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Redefining Learning Spaces: A Journey Towards Universal Design

Katie Novak
Katie Novak
April 8, 2024

Recently, I was invited to present with Marylee Mercy, an architect and learning environment planner at Studio G Architects, at the Northeast 2024 Annual Regional Conference for the Association for Learning Environments. Let me paint a picture: architects sketching the future of learning spaces, furniture designers rethinking how we sit and interact, and specialists in wall and ceiling materials, magnetic whiteboard systems, intercoms, and digital signage, all sharing their latest advancements. The icing on the cake was that school district leaders were also in attendance, ready to transform their environments. It was a fabulous opportunity to ideate how, collectively, we can push the boundaries of educational design to optimize form and function.

Think of form as the classroom's look and vibe—its layout, the color on the walls, the way light shines through windows, setting the stage for curiosity and creativity. Function, then, is the classroom's soul—it's how the space works for those within it, ensuring that every corner, piece of furniture, and design choice makes learning accessible, engaging, and possible for every student. In the context of classrooms, marrying form with function is essential. As I learned through my collaborative presentation with Studio G, which is truly amazing, the essence of Universal Design in learning spaces is to find this balance — where form inspires, and function empowers and includes.

One of the most important prompts we use in a universally designed space is, "Is there another way to do this?"

At the beginning of the presentation, I shared more about Universal Design for Learning (UDL), the importance of firm goals, and offering students opportunities to approach tasks in a different way. One of the most important prompts we use in a universally designed space is, "Is there another way to do this?" Sadly, sometimes, our physical spaces limit the options we can provide to students or the effectiveness of those options.

For example, I was an English/language arts teacher, so we often worked toward writing standards. To provide options for reflection and to activate background knowledge, I would give students options for pre-writing activities. Some students always wanted to research quietly, while others valued group brainstorming and/or creating a giant concept map. Still, others might want to talk through their ideas. In a traditional classroom, however, these students could create distractions for each other. Students who needed to work together might be too loud for students who would prefer to sit quietly and learn.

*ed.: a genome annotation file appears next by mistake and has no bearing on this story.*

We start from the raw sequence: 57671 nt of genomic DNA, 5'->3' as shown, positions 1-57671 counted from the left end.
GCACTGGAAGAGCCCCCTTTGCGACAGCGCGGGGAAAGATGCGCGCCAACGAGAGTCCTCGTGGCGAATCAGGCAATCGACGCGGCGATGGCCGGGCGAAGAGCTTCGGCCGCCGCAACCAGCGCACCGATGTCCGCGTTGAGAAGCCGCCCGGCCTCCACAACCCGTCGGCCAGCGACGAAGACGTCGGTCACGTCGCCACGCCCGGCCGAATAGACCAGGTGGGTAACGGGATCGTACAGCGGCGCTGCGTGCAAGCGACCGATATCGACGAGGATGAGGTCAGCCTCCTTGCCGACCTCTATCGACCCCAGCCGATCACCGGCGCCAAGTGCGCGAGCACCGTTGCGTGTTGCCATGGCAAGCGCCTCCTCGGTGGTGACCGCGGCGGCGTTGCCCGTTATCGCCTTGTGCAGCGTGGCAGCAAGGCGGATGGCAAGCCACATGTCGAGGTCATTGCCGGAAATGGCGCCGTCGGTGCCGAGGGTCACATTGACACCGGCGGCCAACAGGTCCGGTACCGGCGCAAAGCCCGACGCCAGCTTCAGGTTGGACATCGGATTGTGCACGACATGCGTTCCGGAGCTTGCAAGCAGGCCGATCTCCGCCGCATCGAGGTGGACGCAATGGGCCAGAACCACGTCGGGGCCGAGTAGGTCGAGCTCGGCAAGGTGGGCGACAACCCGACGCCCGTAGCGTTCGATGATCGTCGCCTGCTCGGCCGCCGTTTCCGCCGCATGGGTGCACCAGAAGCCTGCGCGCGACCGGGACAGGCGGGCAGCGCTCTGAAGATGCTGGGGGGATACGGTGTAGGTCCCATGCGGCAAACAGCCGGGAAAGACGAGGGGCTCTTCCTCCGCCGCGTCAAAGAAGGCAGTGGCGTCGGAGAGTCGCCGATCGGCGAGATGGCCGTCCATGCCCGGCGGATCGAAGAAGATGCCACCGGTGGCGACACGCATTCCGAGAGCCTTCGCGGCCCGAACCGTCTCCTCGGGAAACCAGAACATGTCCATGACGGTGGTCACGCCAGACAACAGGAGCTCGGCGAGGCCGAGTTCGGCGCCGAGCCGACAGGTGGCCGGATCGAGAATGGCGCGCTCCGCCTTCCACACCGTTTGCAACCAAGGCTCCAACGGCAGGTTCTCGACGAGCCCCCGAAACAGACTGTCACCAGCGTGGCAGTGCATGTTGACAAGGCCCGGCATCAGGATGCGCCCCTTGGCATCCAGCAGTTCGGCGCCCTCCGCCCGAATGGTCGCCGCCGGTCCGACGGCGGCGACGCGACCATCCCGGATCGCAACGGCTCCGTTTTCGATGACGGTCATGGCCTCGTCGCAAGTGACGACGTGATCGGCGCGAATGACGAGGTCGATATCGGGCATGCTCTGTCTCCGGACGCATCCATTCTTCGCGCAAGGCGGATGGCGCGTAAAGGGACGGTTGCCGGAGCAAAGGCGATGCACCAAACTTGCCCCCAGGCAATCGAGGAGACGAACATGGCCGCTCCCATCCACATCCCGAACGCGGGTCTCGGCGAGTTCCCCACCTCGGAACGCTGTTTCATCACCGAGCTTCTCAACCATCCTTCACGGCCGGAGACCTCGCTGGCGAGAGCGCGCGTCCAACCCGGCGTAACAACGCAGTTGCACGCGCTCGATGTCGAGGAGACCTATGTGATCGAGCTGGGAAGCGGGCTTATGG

To illustrate the practical application of these ideas, Studio G shared a slide representing an approach they use to design classrooms at the Florence Roche Elementary School in Groton, Massachusetts, where my sweet third-grader is attending school (he is SO lucky!).

Image: Classroom Design Strategies. Zones include - teaching and collaboration zones, flexible furtniture zones, student accessible storage and "messy" zone, and calming and quiet zones

This visual aid effectively highlighted that there are different zones that have different functions. In the scenario I shared about student writing, I could provide students with the option to work with me in a small group to brainstorm writing ideas in the Teacher Corner, while students who wanted to read or research could move furniture to the quiet/calm area with dim lighting and white noise machines. Still, other students could collectively create a graphic organizer on the whiteboard in the Small Group area. Such a modular design approach is a testament to the versatility and inclusivity that Universal Design can offer in educational spaces.

As traditional school buildings age along with traditional practices, there's an opportunity for both Universal Design of Learning and Universal Design in architecture. Creating flexible spaces that provide both students and teachers with opportunities to meet the needs of students is a brilliant step forward.

Contact us to discover the power of Universal Design.

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